- Unmatched durability and longevity
- Well-illuminated EBR-9 MOA reticle
- Tactile and crisp adjustments
- Highly flexible 1-10x magnification for short, medium, and long-distance shooting
- Very expensive
- Has no locking turrets
The Vortex Razor HD Gen III is an absolute step-up from the Gen II, and it’s probably the best low-power optic with a variable magnification that can push the limits of your AR-15 rifle. This is the ultimate “buy once, use forever” choice, and it’s only for serious contenders.
The first focal plane 1-10x variable magnification power is unique to the Razor HD Gen III rifle scope. You usually see scopes with 1-6x/8x or 2-10x magnification levels.
It’s an insanely powerful scope, and it has one of the most flexible magnification options that give you full control for short, medium, and long-distance shooting. Even the brightness levels go up to 11.
The multi-coated glass is crystal clear and competition-grade, which gives you a sharp resolution, chromatic clarity, anti-reflective properties, and superb light transmission.
As for the reticle, it’s an illuminated, glass-etched EBR-9 MOA perfectly visible for close-quarter combat, long-distance shooting, and really quick target acquisition from 300 to 600 yards.
Compared to the other Vortex Optics scopes I mentioned, like the Strike Eagle and the Viper PST, the Razor HD is a clear winner with a wider field of view, big eye box, solid brightness, and crisp clarity, but at a high price.
Given the pocket-burning cost, what you get with the Vortex Razor HD Gen III is sheer high-end performance for an AR-platform optic.
Best Holographic Sight for AR-15 – EOTECH XPS3 Holographic Sight
|Reticle||68 MOA ring; 1 MOA dot|
|Field of view (at 100 yards)||Unlimited|
- Durable and lightweight
- Compatible with night vision
- Crystal clear reticle that’s great for people with astigmatism
- High brightness levels
- Large profile
- There’s no bullet-drop compensator on some models
I know that this isn’t a scope, but it’s definitely worthy of a mention. Besides, I haven’t mentioned a lot of short-range optics for your AR-15.
One of the best holographic sights money can buy, the EOTech EXPS3 Holographic Weapon Sight is a very user-friendly AR-15 optic that’s perfectly designed for short-range applications.
The EXPS3 has a very durable and lightweight construction that’s built to be as tough as they come. It has a wide aperture for enhanced visual convenience, and the famous “donut of death” 68 MOA reticle is straightforward and pretty intuitive.
It simply offers pinpoint precision which allows you to differentiate your point of aim and your point of impact on your targets around the 100-yard range. You can mount it on your M1913 Picatinny rail.
The controls and brightness settings can be manipulated by both rookies and veterans. The brightness levels even surpass daylight in the desert sands which gives you a crisp and clear sight for hunting coyotes.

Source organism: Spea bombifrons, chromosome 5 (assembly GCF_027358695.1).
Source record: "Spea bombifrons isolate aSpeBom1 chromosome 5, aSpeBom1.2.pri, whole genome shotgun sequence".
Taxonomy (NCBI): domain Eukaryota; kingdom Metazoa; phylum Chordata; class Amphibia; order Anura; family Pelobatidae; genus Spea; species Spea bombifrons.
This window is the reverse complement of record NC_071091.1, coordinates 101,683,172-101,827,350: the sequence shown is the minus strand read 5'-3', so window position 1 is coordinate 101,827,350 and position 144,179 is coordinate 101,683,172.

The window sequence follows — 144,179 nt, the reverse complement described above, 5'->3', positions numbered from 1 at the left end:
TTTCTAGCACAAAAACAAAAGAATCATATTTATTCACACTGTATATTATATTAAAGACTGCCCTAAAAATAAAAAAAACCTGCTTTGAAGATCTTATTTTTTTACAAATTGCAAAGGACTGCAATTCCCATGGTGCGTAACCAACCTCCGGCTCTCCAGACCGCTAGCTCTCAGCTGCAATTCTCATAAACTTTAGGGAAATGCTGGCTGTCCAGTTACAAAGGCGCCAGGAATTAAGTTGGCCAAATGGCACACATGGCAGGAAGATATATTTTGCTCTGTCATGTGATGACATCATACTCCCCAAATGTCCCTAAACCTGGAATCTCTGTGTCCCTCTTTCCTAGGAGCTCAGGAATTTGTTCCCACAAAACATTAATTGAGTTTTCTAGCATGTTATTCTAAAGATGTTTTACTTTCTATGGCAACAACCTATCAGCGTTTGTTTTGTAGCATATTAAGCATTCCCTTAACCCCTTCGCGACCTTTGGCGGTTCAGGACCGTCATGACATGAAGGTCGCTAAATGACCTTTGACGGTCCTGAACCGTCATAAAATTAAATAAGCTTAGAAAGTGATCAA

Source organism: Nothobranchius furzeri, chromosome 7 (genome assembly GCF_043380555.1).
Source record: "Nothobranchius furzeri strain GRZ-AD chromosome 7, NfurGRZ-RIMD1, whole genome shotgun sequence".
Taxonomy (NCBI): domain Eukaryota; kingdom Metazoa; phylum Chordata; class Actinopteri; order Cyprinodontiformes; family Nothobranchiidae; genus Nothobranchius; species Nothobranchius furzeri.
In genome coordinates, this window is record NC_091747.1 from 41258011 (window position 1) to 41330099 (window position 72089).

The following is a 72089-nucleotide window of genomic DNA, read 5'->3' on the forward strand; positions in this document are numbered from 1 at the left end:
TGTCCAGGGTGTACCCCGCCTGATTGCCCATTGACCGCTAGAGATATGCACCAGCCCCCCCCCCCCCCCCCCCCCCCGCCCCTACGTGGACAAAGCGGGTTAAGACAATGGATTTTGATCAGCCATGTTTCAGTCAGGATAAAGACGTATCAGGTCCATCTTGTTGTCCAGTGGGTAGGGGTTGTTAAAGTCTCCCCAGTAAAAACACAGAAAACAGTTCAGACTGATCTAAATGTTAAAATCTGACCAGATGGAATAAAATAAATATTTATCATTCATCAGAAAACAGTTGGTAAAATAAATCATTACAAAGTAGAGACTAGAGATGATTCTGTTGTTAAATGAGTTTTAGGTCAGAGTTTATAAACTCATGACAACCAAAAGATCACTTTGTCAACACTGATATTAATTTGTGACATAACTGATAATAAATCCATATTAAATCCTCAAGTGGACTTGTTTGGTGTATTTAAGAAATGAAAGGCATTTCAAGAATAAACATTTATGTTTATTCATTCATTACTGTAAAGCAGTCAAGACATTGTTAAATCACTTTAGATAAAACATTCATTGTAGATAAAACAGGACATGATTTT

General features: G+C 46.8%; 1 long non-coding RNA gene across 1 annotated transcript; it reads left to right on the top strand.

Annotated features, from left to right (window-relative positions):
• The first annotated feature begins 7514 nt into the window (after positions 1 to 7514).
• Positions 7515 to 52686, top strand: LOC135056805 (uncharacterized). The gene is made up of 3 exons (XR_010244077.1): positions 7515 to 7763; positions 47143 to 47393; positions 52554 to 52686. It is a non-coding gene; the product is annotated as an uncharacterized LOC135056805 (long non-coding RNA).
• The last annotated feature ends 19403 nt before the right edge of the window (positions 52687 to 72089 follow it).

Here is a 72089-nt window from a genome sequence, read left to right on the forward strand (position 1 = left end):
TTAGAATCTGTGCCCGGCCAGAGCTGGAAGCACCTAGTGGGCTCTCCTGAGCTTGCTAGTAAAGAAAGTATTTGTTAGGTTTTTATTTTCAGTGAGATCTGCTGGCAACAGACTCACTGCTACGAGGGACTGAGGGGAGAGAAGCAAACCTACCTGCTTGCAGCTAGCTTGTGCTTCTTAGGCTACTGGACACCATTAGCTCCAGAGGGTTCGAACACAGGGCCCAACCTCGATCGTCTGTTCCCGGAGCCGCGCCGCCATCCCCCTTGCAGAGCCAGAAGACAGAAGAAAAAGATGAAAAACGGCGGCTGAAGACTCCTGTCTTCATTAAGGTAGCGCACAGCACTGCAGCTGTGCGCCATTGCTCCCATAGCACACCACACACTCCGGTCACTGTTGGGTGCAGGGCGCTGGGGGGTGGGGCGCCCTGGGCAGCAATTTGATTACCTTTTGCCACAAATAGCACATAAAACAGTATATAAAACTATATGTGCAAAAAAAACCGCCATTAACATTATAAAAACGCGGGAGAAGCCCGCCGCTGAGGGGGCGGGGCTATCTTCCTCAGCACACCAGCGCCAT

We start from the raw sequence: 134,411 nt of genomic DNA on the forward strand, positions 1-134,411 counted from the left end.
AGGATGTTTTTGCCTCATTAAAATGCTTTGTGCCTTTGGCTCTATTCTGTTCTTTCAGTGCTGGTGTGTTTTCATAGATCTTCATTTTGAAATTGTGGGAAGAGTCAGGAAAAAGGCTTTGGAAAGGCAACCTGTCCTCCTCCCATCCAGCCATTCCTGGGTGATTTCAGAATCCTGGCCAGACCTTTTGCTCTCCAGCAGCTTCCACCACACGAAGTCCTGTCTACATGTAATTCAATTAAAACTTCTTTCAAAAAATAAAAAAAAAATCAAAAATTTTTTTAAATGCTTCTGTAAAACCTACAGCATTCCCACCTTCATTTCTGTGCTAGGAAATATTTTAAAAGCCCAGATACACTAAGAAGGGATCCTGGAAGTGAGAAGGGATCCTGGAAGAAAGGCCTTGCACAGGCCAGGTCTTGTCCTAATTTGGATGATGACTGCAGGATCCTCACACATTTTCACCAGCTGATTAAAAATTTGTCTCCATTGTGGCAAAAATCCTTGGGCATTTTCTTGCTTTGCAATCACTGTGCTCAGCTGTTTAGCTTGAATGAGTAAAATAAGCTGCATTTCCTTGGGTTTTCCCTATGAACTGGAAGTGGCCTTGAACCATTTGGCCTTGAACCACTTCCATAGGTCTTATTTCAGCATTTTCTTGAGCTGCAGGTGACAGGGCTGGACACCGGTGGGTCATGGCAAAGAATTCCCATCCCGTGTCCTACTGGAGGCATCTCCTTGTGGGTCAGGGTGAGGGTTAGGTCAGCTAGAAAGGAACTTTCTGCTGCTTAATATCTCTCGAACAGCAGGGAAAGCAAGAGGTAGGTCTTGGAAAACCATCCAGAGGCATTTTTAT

The knobs cover night vision mode, windage, and elevation, and the reticle is also great for people with astigmatism.
Although the EOTech EXPS3 is on the larger side, has no bullet-drop compensator, and it doesn’t last as long as red dot sights, it’s a very durable and easy-to-use holographic sight.
For more information, check out our EOTech EXPS3 review.
AR-15 Rifle Scopes – A Complete Buyer’s Guide
When browsing for a suitable scope for your AR-15 rifle, you must first ask yourself why exactly you need a scope for an AR-15 rifle instead of a holographic sight or a red dot sight.
The majority of hunters rely on scopes because of obvious reasons.
That said, scopes do find their way into the hands of competitive shooters, target range junkies, and concerned folk who have a varmint problem on their property.
There are lots of great scope brands that offer countless scope models with various features, reticles, and magnification levels. But, you should keep in mind standard stuff like:
- Whether the glass is multi-coated;
- Offers high-quality illumination and anti-glare properties;
- Making sure the weight doesn’t throw off your aim;
- And whether it’s O-ring sealed, fogproof, waterproof, and shockproof.
Sure, most scopes are aircraft-grade aluminum construction pieces for stability and durability, but you need to make sure you check both your good and bad reviews.
Bonus points if the brand offers a warranty, but most importantly, make sure the scope is compatible with your rifle’s rail.
Other than that, here are the most important considerations when choosing your rifle scope.
Let me say that the best scopes for AR-15 rifles are only those that suit your rifle’s effective range.
Since you picked rifle scopes over red dot sights or iron sights, I’m guessing you’re willing to shoot farther than 150 yards or maybe reach both the 50-yard and the 500-yard range, right?
Most high-end scopes have a very flexible and variable magnification power that lets you quickly switch the settings.